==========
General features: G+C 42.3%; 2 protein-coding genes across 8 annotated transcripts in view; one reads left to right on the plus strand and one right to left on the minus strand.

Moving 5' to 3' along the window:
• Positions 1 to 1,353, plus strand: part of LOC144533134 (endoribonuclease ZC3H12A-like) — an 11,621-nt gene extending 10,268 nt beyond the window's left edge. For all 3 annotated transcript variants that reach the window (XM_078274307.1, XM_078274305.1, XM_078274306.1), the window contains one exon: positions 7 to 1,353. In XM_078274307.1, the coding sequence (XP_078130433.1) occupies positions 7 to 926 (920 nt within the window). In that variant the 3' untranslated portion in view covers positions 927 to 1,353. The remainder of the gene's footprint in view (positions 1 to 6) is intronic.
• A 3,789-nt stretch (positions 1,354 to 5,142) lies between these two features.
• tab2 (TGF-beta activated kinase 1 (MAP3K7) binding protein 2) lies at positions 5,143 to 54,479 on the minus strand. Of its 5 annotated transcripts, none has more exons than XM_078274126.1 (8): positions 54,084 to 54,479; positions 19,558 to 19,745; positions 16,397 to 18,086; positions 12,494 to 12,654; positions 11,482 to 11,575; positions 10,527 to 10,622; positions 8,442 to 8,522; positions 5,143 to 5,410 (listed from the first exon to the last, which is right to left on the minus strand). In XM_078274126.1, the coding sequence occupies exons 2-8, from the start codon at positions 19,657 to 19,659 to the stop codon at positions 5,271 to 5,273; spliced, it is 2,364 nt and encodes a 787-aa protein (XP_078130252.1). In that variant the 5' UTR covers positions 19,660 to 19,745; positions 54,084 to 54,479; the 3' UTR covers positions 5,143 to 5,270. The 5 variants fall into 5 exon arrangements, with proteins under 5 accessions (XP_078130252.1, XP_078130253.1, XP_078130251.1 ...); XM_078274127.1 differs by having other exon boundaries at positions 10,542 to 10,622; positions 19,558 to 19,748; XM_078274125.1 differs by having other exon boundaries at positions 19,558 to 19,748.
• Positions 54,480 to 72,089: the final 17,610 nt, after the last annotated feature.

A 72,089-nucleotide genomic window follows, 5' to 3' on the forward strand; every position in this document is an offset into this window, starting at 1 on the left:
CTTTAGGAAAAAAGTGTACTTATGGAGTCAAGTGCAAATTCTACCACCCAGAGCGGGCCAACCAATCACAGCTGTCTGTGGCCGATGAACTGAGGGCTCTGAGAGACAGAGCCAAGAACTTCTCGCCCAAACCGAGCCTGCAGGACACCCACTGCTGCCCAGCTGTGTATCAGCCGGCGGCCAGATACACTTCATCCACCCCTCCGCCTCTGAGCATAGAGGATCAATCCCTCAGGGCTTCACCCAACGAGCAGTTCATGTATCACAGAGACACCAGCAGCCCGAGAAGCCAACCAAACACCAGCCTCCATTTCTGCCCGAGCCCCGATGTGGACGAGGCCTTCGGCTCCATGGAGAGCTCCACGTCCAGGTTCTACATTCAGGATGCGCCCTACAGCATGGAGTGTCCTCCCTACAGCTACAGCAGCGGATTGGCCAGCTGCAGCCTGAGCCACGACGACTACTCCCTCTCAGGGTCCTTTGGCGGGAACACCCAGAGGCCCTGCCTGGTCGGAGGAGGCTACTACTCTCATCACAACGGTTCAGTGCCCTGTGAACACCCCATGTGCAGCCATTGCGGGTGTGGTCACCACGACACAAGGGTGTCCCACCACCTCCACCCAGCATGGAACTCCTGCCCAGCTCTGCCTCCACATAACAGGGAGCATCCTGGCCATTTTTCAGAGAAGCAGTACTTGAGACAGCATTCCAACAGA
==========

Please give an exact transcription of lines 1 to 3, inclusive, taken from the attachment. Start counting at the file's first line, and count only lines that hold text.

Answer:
General features: G+C 42.3%; 2 protein-coding genes across 8 annotated transcripts in view; one reads left to right on the plus strand and one right to left on the minus strand.

Moving 5' to 3' along the window:
• Positions 1 to 1,353, plus strand: part of LOC144533134 (endoribonuclease ZC3H12A-like) — an 11,621-nt gene extending 10,268 nt beyond the window's left edge. For all 3 annotated transcript variants that reach the window (XM_078274307.1, XM_078274305.1, XM_078274306.1), the window contains one exon: positions 7 to 1,353. In XM_078274307.1, the coding sequence (XP_078130433.1) occupies positions 7 to 926 (920 nt within the window). In that variant the 3' untranslated portion in view covers positions 927 to 1,353. The remainder of the gene's footprint in view (positions 1 to 6) is intronic.